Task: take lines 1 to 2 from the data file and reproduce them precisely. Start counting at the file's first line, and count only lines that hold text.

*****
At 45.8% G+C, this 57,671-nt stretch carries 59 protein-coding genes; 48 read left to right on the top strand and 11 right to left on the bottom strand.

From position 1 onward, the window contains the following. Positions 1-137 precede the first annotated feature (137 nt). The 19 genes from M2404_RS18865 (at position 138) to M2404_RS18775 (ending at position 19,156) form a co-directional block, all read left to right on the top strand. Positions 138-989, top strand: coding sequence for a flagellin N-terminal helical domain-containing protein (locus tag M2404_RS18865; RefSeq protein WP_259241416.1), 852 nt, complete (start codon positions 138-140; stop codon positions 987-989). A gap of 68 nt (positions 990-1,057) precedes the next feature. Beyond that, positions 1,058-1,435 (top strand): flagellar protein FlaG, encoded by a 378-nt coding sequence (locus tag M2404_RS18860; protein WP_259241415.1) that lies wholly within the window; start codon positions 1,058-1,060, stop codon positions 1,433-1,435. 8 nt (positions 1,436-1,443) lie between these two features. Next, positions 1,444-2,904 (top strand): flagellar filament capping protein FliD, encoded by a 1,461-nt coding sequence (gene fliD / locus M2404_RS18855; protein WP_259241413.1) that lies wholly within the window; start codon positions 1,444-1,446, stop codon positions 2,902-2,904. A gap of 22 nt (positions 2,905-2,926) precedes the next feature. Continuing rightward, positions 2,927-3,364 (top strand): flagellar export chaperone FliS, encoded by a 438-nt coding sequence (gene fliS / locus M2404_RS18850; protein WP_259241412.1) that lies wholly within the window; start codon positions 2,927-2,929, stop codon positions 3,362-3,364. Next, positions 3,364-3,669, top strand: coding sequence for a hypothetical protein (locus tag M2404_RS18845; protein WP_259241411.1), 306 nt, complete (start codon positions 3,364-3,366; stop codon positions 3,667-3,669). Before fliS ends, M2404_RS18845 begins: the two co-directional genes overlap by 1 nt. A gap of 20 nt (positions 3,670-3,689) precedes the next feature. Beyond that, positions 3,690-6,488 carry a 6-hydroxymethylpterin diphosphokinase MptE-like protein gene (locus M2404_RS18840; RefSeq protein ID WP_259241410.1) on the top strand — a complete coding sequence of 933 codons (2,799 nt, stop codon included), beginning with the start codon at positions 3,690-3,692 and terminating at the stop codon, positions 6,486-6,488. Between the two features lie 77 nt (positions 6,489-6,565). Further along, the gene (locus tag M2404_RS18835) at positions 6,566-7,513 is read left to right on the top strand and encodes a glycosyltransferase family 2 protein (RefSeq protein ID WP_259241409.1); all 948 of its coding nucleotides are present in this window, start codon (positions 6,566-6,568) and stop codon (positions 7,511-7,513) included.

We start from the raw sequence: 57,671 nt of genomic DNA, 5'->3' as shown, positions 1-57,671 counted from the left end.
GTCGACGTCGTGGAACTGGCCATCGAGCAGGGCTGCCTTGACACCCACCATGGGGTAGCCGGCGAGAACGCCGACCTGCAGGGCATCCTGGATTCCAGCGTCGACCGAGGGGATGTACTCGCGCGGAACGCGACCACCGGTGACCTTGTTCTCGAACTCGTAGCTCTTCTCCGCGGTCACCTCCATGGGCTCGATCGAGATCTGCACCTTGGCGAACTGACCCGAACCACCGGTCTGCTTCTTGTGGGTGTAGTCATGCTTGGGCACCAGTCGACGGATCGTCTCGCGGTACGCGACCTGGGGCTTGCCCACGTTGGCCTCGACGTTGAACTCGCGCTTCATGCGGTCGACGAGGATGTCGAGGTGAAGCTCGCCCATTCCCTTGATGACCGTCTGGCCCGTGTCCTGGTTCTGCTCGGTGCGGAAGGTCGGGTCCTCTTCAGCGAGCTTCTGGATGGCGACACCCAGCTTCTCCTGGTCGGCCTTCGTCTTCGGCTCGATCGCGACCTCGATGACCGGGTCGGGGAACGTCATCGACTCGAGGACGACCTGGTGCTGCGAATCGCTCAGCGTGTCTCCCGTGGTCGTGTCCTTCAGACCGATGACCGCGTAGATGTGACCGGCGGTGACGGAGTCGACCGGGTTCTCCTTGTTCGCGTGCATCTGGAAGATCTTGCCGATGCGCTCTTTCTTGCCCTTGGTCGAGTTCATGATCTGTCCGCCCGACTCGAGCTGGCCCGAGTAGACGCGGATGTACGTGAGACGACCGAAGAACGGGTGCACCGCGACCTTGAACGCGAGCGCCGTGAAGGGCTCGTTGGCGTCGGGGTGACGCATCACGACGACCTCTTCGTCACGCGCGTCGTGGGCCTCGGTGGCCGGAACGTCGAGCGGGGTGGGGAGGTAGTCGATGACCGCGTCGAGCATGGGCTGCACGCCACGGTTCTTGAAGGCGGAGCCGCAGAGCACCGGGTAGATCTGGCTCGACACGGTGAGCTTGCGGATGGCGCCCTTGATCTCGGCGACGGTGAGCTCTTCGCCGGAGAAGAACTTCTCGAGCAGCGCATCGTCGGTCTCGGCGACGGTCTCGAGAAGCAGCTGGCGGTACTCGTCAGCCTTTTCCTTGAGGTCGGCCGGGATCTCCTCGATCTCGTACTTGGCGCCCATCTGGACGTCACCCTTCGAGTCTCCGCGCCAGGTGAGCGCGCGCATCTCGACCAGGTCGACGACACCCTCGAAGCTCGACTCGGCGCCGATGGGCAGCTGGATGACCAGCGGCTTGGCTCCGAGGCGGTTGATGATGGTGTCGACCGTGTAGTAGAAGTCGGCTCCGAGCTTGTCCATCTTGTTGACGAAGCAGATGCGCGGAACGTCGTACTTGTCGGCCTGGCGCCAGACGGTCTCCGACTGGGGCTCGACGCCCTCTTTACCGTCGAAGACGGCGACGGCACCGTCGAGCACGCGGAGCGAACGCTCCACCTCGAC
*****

At 45.8% G+C, this 57,671-nt stretch carries 59 protein-coding genes; 48 read left to right on the top strand and 11 right to left on the bottom strand.

From position 1 onward, the window contains the following. Positions 1-137 precede the first annotated feature (137 nt). The 19 genes from M2404_RS18865 (at position 138) to M2404_RS18775 (ending at position 19,156) form a co-directional block, all read left to right on the top strand. Positions 138-989, top strand: coding sequence for a flagellin N-terminal helical domain-containing protein (locus tag M2404_RS18865; RefSeq protein WP_259241416.1), 852 nt, complete (start codon positions 138-140; stop codon positions 987-989). A gap of 68 nt (positions 990-1,057) precedes the next feature. Beyond that, positions 1,058-1,435 (top strand): flagellar protein FlaG, encoded by a 378-nt coding sequence (locus tag M2404_RS18860; protein WP_259241415.1) that lies wholly within the window; start codon positions 1,058-1,060, stop codon positions 1,433-1,435. 8 nt (positions 1,436-1,443) lie between these two features. Next, positions 1,444-2,904 (top strand): flagellar filament capping protein FliD, encoded by a 1,461-nt coding sequence (gene fliD / locus M2404_RS18855; protein WP_259241413.1) that lies wholly within the window; start codon positions 1,444-1,446, stop codon positions 2,902-2,904. A gap of 22 nt (positions 2,905-2,926) precedes the next feature. Continuing rightward, positions 2,927-3,364 (top strand): flagellar export chaperone FliS, encoded by a 438-nt coding sequence (gene fliS / locus M2404_RS18850; protein WP_259241412.1) that lies wholly within the window; start codon positions 2,927-2,929, stop codon positions 3,362-3,364. Next, positions 3,364-3,669, top strand: coding sequence for a hypothetical protein (locus tag M2404_RS18845; protein WP_259241411.1), 306 nt, complete (start codon positions 3,364-3,366; stop codon positions 3,667-3,669). Before fliS ends, M2404_RS18845 begins: the two co-directional genes overlap by 1 nt. A gap of 20 nt (positions 3,670-3,689) precedes the next feature. Beyond that, positions 3,690-6,488 carry a 6-hydroxymethylpterin diphosphokinase MptE-like protein gene (locus M2404_RS18840; RefSeq protein ID WP_259241410.1) on the top strand — a complete coding sequence of 933 codons (2,799 nt, stop codon included), beginning with the start codon at positions 3,690-3,692 and terminating at the stop codon, positions 6,486-6,488. Between the two features lie 77 nt (positions 6,489-6,565). Further along, the gene (locus tag M2404_RS18835) at positions 6,566-7,513 is read left to right on the top strand and encodes a glycosyltransferase family 2 protein (RefSeq protein ID WP_259241409.1); all 948 of its coding nucleotides are present in this window, start codon (positions 6,566-6,568) and stop codon (positions 7,511-7,513) included.